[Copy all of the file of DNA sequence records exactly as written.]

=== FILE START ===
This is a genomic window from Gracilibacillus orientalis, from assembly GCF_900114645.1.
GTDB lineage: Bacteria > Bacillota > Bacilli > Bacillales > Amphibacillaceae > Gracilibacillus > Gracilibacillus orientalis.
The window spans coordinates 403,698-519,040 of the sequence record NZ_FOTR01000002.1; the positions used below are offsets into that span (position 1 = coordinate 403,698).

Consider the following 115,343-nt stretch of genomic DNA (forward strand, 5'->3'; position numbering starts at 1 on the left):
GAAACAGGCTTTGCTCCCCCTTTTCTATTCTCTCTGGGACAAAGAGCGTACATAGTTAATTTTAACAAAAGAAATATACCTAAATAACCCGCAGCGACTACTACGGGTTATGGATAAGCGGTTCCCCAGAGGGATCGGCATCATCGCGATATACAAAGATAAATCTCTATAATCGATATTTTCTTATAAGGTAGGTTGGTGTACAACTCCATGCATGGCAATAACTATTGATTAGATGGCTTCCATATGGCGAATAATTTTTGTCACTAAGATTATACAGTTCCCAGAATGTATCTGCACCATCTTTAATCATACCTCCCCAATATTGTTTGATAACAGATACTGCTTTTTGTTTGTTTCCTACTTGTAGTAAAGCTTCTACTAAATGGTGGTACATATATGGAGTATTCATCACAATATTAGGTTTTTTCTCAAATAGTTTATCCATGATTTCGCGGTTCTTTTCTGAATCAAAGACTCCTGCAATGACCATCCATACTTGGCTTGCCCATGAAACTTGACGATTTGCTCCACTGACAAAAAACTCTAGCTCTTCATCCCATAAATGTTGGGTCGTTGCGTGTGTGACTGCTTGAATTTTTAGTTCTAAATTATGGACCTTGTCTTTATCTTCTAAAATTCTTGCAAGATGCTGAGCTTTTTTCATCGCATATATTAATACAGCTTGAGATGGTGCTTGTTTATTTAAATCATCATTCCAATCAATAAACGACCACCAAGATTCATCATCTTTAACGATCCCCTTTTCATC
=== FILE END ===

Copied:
This is a genomic window from Gracilibacillus orientalis, from assembly GCF_900114645.1.
GTDB lineage: Bacteria > Bacillota > Bacilli > Bacillales > Amphibacillaceae > Gracilibacillus > Gracilibacillus orientalis.
The window spans coordinates 403,698-519,040 of the sequence record NZ_FOTR01000002.1; the positions used below are offsets into that span (position 1 = coordinate 403,698).

Consider the following 115,343-nt stretch of genomic DNA (forward strand, 5'->3'; position numbering starts at 1 on the left):
GAAACAGGCTTTGCTCCCCCTTTTCTATTCTCTCTGGGACAAAGAGCGTACATAGTTAATTTTAACAAAAGAAATATACCTAAATAACCCGCAGCGACTACTACGGGTTATGGATAAGCGGTTCCCCAGAGGGATCGGCATCATCGCGATATACAAAGATAAATCTCTATAATCGATATTTTCTTATAAGGTAGGTTGGTGTACAACTCCATGCATGGCAATAACTATTGATTAGATGGCTTCCATATGGCGAATAATTTTTGTCACTAAGATTATACAGTTCCCAGAATGTATCTGCACCATCTTTAATCATACCTCCCCAATATTGTTTGATAACAGATACTGCTTTTTGTTTGTTTCCTACTTGTAGTAAAGCTTCTACTAAATGGTGGTACATATATGGAGTATTCATCACAATATTAGGTTTTTTCTCAAATAGTTTATCCATGATTTCGCGGTTCTTTTCTGAATCAAAGACTCCTGCAATGACCATCCATACTTGGCTTGCCCATGAAACTTGACGATTTGCTCCACTGACAAAAAACTCTAGCTCTTCATCCCATAAATGTTGGGTCGTTGCGTGTGTGACTGCTTGAATTTTTAGTTCTAAATTATGGACCTTGTCTTTATCTTCTAAAATTCTTGCAAGATGCTGAGCTTTTTTCATCGCATATATTAATACAGCTTGAGATGGTGCTTGTTTATTTAAATCATCATTCCAATCAATAAACGACCACCAAGATTCATCATCTTTAACGATCCCCTTTTCATC